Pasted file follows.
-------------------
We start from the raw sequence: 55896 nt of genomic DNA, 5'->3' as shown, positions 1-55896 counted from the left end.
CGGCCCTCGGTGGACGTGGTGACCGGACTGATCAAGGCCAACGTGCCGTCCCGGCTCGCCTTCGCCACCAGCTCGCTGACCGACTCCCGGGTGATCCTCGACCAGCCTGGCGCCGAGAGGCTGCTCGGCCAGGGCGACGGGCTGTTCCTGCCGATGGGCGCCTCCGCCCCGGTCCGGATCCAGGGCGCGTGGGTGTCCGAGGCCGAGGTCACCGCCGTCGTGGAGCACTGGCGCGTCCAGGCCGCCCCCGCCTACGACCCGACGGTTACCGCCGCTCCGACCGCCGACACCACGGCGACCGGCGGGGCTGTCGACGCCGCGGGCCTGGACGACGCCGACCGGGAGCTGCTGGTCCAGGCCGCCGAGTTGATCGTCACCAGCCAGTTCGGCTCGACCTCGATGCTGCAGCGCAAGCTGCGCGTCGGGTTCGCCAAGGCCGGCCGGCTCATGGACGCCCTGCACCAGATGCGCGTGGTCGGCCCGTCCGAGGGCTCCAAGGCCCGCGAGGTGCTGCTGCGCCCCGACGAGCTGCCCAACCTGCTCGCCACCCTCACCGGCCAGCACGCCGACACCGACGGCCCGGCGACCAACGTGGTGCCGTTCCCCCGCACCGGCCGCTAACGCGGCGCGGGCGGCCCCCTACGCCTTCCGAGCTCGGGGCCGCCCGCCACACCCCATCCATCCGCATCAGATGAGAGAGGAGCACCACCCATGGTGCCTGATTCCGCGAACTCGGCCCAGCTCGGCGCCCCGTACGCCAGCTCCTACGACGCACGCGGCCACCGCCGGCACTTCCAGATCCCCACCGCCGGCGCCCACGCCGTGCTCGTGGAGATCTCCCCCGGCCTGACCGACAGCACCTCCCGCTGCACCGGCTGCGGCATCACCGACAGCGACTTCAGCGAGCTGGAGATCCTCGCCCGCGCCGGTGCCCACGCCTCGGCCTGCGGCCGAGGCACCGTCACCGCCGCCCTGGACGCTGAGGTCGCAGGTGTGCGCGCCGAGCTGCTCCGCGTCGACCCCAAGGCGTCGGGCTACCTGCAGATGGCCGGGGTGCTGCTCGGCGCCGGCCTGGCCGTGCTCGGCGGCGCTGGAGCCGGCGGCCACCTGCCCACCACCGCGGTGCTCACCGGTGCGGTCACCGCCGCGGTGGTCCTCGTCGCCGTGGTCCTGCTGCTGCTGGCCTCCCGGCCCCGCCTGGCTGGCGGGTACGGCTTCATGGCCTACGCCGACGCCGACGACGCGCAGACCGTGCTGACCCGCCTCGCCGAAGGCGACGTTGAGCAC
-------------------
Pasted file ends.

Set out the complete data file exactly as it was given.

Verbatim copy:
We start from the raw sequence: 55896 nt of genomic DNA, 5'->3' as shown, positions 1-55896 counted from the left end.
CGGCCCTCGGTGGACGTGGTGACCGGACTGATCAAGGCCAACGTGCCGTCCCGGCTCGCCTTCGCCACCAGCTCGCTGACCGACTCCCGGGTGATCCTCGACCAGCCTGGCGCCGAGAGGCTGCTCGGCCAGGGCGACGGGCTGTTCCTGCCGATGGGCGCCTCCGCCCCGGTCCGGATCCAGGGCGCGTGGGTGTCCGAGGCCGAGGTCACCGCCGTCGTGGAGCACTGGCGCGTCCAGGCCGCCCCCGCCTACGACCCGACGGTTACCGCCGCTCCGACCGCCGACACCACGGCGACCGGCGGGGCTGTCGACGCCGCGGGCCTGGACGACGCCGACCGGGAGCTGCTGGTCCAGGCCGCCGAGTTGATCGTCACCAGCCAGTTCGGCTCGACCTCGATGCTGCAGCGCAAGCTGCGCGTCGGGTTCGCCAAGGCCGGCCGGCTCATGGACGCCCTGCACCAGATGCGCGTGGTCGGCCCGTCCGAGGGCTCCAAGGCCCGCGAGGTGCTGCTGCGCCCCGACGAGCTGCCCAACCTGCTCGCCACCCTCACCGGCCAGCACGCCGACACCGACGGCCCGGCGACCAACGTGGTGCCGTTCCCCCGCACCGGCCGCTAACGCGGCGCGGGCGGCCCCCTACGCCTTCCGAGCTCGGGGCCGCCCGCCACACCCCATCCATCCGCATCAGATGAGAGAGGAGCACCACCCATGGTGCCTGATTCCGCGAACTCGGCCCAGCTCGGCGCCCCGTACGCCAGCTCCTACGACGCACGCGGCCACCGCCGGCACTTCCAGATCCCCACCGCCGGCGCCCACGCCGTGCTCGTGGAGATCTCCCCCGGCCTGACCGACAGCACCTCCCGCTGCACCGGCTGCGGCATCACCGACAGCGACTTCAGCGAGCTGGAGATCCTCGCCCGCGCCGGTGCCCACGCCTCGGCCTGCGGCCGAGGCACCGTCACCGCCGCCCTGGACGCTGAGGTCGCAGGTGTGCGCGCCGAGCTGCTCCGCGTCGACCCCAAGGCGTCGGGCTACCTGCAGATGGCCGGGGTGCTGCTCGGCGCCGGCCTGGCCGTGCTCGGCGGCGCTGGAGCCGGCGGCCACCTGCCCACCACCGCGGTGCTCACCGGTGCGGTCACCGCCGCGGTGGTCCTCGTCGCCGTGGTCCTGCTGCTGCTGGCCTCCCGGCCCCGCCTGGCTGGCGGGTACGGCTTCATGGCCTACGCCGACGCCGACGACGCGCAGACCGTGCTGACCCGCCTCGCCGAAGGCGACGTTGAGCAC